At the start of every summer, I do this. I tell myself I am going to make all kinds of new foods with the summer's produce bounty, particularly vegetables that I have never cooked myself before. Like a high school girl on summer vacation between sophomore and junior year, I want to flirt with all different kinds of vegetables that I find randomly at the farmers' markets!
Um, never mind about that "high school girl on summer vacation" part. I took college prep classes during the summers...
Anyway, at the start, I always tell myself I want to expand my cooking horizons by challenging myself with something new in the kitchen every day, or even every week, and I always end up having one long torrid affair with one vegetable every summer. One summer I was enamored of zucchini. The summer before that, I was having a hot fling with every kind of tomato I could get my hands on. This year, I've been seeing eggplant. A lot. In fact, you might call us "an item."
Eggplant is one of my ATF vegetables (that's All Time Favorite for those of you who don't speak Slashfoodian). However, I have most often eaten it in its small slender format, the Japanese eggplant, and in Asian preparations -- stir-fried with other vegetables or steamed and served with a sticky sweet sauce. Obviously, I've also had eggplant in its many Italian preparations, most notably, a vegetarian lasagne. I swear I could live on eggplant.
As much as I love eating eggplant, though, I have not cooked much with it. I am well aware of its versatility in the kitchen, so this summer, I am all about eggplant. In fact, I plan on making ratatouille right before going to see the movie. But for now, I''m doing my go-to recipe for eggplant, baba ghanouj.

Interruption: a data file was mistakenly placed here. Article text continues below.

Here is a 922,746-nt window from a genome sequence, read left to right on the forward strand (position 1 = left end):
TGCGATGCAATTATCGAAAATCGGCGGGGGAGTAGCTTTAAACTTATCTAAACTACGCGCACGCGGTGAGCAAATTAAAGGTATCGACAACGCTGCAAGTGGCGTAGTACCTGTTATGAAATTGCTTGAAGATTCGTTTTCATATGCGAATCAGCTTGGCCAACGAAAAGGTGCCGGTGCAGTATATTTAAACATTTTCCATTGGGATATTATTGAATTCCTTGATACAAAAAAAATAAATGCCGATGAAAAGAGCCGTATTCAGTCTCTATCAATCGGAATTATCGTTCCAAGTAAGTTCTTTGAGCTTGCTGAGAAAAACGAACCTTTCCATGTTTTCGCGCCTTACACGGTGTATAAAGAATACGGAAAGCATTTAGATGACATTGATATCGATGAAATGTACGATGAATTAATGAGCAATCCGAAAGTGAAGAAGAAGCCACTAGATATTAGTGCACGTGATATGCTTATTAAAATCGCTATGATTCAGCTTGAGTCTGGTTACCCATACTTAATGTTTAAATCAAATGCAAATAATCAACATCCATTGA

Baba ghanouj is really just the Middle Eastern version of an eggplant dish that's also found in other Mediterranean cuisines like Greek (melitzanosalata). Eggplant is either roasted or grilled, then mashed with different spices depending on the cuisine, and served with some sort of bread. This is my recipe, which started from a basic one I found in the Joy of Cooking, and transformed over the years to suit my tastes.
Sarah's Baba Ghanouj
Preheat oven to 400 degrees F.
Wash, dry, and slice eggplants (about 2 pounds) lengthwise. Place cut-side down in rimmed baking sheet that has a generous coating of olive oil. Roast in oven for about 45 minutes.
(As a side note, I also toss a whole head of garlic in the oven to roast, either to use with the baba ghanouj, or for later. May as well make good use of all that heat.)
Scrape the eggplant flesh into a mesh strainer set over a bowl or the sink, let it cool, or if you have asbestos for finger, go ahead and press down on it to squeeze out as much liquid as you can. There will be a lot. Toss the juice. I have no idea what you could use roasted eggplant juice for.
Pulse 2 cloves of fresh garlic in a food processor until minced, then add eggplant pulp, several cloves of the roasted garlic, 1 Tbsp olive oil, 2 Tbsp tahini, 2 Tbsp lemon juice, a pinch of cumin. Puree.
Salt and pepper to taste, then serve with warm pita bread.
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